Nightlight Versions is an instrumental album of ethereal drones based on last year’s excellent Daylight Versions and is due out on April 15 via wiaiwya. The album’s nine tracks have been stripped of their guitars, drums and vocals, creating a set of drifting ambient pieces that recall Eno’s ghostly ruminations on ‘Ambient 4: On Land’, and the nocturnal swirl of Lee Gamble’s ‘Diversions 1994-1996’.
Leaving behind the bright guitar arpeggios and layered percussion of the previous record, Nightlight Versions emphasises the dense, multi-layed synth textures of Daylight’s original tracks. New spaces can be discovered in the gaps left by the absence of bass and drums, and new landscapes imagined in the delayed and echoing synths, strings and feedback left behind.
Asleep Between Stations (nightlight version three) recalls the slow warmth of Stars of the Lid, while the rising and falling guitar drones of Rings of Saturn (nightlight version three) bring to mind Fennesz’s grainy, and occasionally turbulent, classic ‘Venice’. Pedal steel, saxophone and clarinet all make an appearance, while singer Kate Gibson’s treated vocals drift by, buried and stretched beyond recognition, as far off (and yet as comforting) as distant clouds on a spring day.
The video for Asleep Between Stations (nightlight version three) was made by drummer Lewis Young, an East London tribute to both Patrick Keiller’s Robinson in Space, and the terraces, pylons and failing light glimpsed from the studio window.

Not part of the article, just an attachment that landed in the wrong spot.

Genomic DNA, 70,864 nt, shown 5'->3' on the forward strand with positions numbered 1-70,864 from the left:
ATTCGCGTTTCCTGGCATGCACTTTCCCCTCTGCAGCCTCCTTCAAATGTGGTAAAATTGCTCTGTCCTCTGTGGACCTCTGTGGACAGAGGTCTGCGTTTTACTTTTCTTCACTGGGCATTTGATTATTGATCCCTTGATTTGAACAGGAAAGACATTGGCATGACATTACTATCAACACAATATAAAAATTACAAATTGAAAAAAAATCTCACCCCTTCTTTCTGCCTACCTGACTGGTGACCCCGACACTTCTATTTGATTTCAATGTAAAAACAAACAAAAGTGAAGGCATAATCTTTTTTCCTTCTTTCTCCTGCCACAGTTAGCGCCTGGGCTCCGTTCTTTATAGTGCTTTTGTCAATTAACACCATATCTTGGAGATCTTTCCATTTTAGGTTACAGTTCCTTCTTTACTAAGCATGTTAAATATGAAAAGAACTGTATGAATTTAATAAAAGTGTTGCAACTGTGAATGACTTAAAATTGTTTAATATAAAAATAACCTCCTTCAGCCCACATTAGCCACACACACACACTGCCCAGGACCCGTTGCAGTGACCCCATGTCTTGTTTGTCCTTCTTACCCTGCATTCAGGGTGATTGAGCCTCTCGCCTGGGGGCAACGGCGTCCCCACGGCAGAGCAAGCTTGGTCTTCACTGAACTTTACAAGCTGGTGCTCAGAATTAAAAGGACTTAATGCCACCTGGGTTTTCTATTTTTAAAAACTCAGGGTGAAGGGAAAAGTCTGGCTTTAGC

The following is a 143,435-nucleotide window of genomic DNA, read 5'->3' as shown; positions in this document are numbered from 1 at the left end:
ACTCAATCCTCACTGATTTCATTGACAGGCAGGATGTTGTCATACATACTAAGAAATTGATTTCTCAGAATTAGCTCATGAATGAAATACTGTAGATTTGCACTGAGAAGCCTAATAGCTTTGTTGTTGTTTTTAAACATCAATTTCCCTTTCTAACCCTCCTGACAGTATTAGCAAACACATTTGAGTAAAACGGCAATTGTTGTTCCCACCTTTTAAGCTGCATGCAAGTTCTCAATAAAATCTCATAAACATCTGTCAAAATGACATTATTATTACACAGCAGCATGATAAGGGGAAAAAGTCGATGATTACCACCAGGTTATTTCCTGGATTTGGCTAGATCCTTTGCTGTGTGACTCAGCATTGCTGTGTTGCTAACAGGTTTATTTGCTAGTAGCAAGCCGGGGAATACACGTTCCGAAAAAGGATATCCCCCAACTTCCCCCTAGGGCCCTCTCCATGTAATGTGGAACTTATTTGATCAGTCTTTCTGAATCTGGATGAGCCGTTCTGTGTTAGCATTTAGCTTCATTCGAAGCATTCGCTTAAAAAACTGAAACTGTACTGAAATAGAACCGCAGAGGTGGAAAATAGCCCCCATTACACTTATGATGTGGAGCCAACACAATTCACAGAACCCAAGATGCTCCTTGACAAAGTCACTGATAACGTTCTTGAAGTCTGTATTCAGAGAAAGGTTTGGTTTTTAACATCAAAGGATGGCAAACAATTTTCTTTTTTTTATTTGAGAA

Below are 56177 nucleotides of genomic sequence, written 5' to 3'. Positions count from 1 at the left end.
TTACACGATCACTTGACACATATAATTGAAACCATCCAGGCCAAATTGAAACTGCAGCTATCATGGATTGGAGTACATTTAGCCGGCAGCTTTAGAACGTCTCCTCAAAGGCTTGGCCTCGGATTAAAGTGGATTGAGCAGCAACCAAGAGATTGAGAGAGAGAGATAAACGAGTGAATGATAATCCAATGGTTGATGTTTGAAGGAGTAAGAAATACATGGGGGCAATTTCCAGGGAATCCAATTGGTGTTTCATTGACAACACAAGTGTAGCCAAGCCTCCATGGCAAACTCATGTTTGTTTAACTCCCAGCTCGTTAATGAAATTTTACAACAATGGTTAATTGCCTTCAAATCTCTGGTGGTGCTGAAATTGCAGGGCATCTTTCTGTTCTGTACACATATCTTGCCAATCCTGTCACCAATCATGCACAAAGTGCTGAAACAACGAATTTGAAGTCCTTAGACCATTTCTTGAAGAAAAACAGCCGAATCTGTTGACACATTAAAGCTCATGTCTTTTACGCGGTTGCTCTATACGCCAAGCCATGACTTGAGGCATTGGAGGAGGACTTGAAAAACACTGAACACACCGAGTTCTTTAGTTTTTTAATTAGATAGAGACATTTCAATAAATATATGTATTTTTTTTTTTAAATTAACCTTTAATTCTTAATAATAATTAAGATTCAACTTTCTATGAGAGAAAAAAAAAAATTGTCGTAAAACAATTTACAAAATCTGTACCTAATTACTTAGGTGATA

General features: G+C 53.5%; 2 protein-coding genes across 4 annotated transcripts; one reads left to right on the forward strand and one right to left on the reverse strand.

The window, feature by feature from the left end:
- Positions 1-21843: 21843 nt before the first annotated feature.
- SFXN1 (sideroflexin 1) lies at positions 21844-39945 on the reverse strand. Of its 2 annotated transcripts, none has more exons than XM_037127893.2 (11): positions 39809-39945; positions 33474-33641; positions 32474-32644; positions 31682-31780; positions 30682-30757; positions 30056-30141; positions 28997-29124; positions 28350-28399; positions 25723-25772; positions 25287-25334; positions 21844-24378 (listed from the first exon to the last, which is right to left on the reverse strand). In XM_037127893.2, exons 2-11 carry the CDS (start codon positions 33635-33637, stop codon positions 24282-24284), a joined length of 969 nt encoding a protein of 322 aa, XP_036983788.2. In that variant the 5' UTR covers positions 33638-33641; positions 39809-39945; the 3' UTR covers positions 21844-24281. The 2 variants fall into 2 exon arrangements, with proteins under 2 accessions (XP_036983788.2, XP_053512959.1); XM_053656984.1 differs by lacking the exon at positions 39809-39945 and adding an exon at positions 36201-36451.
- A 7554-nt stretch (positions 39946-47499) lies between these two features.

Nightlight Versions is released on Friday 15 April on limited edition cassette and download via wiaiwya.
released April 15, 2016
Original Daylight Versions tracks recorded by Simon Nelson at Studio Klank and by Lewis Young and Matt Ashton at The Drone Lodge and Tape That. All music played by The Leaf Library and Simon Nelson except Mark Horse Phillips (pedal steel), Ben Gates (saxophone), Rob Smoughton (clarinet), Alison Cotton (viola) and Lupe Nunez-Fernandez (backing vocals on April).
Additional production and mixing by Lewis Young and Matt Ashton at The Drone Lodge and Tape That
supported by 7 fans who also own “Nightlight Versions”
The name of this album perfectly encapsulates everything I love about Elizabeth's musical output from the Darlings to Allo Darlin' to these precious songs: an unyielding optimism that is never naive, and by being so, becomes wildly contagious. Some music tells you that "everything will be ok", but her music actually makes you believe it, even when the lyrics hint at doubt. Michael Feck